‘The International Energy Agency’s Net Zero report in May had already made it plain that there was no room for oil and gas, and so the IPCC (The UN’s Intergovernmental Panel on Climate Change) report really hit home,’ said Arild Hermstad, the Green’s deputy leader. 

‘This really is the climate election.’

The IPCC report published in August said global temperatures are likely to rise by more than 1.5C above pre-industrial levels in the next two decades, and led to a considerable increase Green Party memberships almost overnight.

Fatih Birol, the IEA’s executive director and one of the world’s foremost energy economists, told the Guardian: ‘If governments are serious about the climate crisis, there can be no new investments in oil, gas and coal, from now – from this year.

‘More and more countries are coming up with net zero commitments, which is very good, but I see a huge and growing gap between the rhetoric [from governments] and the reality.’

Pictured: pie charts detailing the extent to which Norway’s oil and gas industry contributes to the nation’s GDP and exports. Norway is currently the third largest exporter of natural gas in the world, behind Russia and Qatar only, and supplies between 20 and 25 per cent of the EU demand

Stoere (centre) hopes Labour, the Centre Party and the Socialist Left will between them win a majority and form a government, meaning he would not need to rely on the Green Party to build his coalition (pictured: Conservative, Labour and Centre party leaders)

Stoere hopes Labour, the Centre Party and the Socialist Left will between them win a majority and form a government, meaning he would not need to rely on the Green Party to build his coalition. 

But if this does not materialise, Stoere and Green Party leader Une Aina Bastholm will be forced to hold serious negotiations to iron out their differences in climate focus. 

The majority of Norway’s internal energy supply is generated from hydropower and there are numerous incentives for sustainable living.

But fossil fuels still account for 40% of its exports, while the oil and gas industry employs more than 200,000 people – about 7% of the total workforce.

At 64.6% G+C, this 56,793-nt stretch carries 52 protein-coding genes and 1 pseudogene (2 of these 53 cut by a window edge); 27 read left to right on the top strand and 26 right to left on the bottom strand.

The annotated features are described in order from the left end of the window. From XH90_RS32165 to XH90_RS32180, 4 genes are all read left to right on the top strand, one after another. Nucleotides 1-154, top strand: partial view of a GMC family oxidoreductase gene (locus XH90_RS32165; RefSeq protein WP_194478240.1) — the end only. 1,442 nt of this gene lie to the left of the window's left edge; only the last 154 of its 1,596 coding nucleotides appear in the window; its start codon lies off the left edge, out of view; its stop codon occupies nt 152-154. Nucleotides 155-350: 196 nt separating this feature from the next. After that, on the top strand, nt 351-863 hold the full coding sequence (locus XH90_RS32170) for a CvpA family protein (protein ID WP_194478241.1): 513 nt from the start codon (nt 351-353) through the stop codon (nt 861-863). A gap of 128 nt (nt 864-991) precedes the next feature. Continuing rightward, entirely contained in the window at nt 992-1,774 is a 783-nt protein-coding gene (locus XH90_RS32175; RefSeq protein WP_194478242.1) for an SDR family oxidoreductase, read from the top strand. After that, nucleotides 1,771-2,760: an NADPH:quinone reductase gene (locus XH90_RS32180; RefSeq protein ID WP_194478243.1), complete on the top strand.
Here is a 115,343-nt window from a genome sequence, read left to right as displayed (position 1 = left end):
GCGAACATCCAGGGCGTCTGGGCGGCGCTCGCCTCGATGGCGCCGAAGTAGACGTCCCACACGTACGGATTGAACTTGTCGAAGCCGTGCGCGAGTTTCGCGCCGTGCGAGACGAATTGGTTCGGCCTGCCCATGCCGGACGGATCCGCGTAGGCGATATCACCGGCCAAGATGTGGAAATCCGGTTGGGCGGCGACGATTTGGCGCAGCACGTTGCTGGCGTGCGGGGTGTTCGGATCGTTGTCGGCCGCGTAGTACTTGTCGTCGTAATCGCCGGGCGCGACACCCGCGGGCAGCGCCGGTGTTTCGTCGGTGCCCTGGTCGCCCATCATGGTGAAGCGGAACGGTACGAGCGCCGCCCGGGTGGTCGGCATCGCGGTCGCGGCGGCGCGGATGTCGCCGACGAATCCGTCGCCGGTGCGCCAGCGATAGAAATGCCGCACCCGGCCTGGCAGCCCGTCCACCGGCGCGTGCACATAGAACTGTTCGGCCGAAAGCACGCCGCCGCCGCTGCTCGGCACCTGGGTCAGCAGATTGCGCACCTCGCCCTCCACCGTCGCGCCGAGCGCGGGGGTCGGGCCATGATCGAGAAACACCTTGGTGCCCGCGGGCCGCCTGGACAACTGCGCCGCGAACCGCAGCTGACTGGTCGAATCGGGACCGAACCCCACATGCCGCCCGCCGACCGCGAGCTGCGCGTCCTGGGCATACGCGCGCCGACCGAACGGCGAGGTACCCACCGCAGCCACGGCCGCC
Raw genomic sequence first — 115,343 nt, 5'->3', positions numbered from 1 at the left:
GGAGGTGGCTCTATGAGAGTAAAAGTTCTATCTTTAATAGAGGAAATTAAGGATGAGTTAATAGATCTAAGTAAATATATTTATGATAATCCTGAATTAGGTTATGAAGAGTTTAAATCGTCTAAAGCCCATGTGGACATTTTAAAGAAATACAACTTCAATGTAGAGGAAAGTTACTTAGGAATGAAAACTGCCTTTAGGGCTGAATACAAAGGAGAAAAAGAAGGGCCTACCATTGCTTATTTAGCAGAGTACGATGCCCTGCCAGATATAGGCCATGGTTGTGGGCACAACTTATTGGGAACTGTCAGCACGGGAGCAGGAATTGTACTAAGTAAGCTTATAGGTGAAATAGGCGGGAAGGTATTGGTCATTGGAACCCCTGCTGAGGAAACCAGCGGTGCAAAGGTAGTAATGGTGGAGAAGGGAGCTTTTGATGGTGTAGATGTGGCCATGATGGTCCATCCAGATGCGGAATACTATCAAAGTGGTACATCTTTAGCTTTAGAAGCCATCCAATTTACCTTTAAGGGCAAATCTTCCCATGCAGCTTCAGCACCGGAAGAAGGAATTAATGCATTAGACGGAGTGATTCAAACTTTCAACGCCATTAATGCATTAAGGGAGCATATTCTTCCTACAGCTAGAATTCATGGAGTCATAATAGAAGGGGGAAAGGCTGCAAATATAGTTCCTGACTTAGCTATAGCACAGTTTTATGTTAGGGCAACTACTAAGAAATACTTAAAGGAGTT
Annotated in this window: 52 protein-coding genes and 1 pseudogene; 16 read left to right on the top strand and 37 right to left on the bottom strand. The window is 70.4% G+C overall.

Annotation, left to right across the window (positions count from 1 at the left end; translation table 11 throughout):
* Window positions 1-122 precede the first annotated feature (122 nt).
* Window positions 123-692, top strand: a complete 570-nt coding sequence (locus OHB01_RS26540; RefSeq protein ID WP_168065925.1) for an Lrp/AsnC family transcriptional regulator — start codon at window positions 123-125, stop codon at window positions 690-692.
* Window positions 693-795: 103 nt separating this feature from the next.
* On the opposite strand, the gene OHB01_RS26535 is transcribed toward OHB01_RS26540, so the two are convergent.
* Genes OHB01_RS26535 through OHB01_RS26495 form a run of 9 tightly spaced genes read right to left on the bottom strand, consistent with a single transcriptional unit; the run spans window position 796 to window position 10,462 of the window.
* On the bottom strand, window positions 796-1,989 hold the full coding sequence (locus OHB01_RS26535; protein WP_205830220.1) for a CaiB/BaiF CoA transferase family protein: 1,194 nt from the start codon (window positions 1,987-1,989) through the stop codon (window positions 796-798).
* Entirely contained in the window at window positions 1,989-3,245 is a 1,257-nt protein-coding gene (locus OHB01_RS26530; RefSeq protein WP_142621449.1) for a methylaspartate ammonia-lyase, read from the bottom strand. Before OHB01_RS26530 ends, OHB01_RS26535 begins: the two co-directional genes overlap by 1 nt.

Much of Norway’s £1 trillion sovereign wealth fund has been developed thanks to the mining and exporting of fossil fuels. 

Hermstad recognises the challenges that will come with the transition away from oil and gas production, but is resolute in his belief that it is a necessary change to make.

‘People worry for their work, for their standard of living. As long as the Conservatives are guaranteeing that oil jobs will continue, those calling for an end to drilling look like the threat,’ he said. 

‘They actually argue that because we produce cleanly, it will be better for the environment for Norway to continue.

‘It’s not true. But people like to hear it.’

Fossil fuels still account for 40% of Norway’s exports, while the oil and gas industry employs more than 200,000 people – about 7% of the total workforce

‘People worry for their work, for their standard of living. As long as the Conservatives are guaranteeing that oil jobs will continue, those calling for an end to drilling look like the threat,’ said Hermstad.

Meanwhile, the growing gap between the rich and poor is the other key focus of the election.  

The proportion of Norwegian children persistently living in low-income households grew from 3.3% in 2001 to 11.7% in 2019, according to Statistics Norway, while house prices have outpaced salaries, rising six-fold in 30 years. 

As part of his election campaign, Stoere has pledged to address inequality by offering tax relief to low and middle-income families and hiking rates for the rich.

‘Equal rights and equal opportunity have to be secured,’ he told Reuters. 

‘[Inequality] has been increasing over the last years. So fairer distribution is a foundation of our policy and that will be felt.’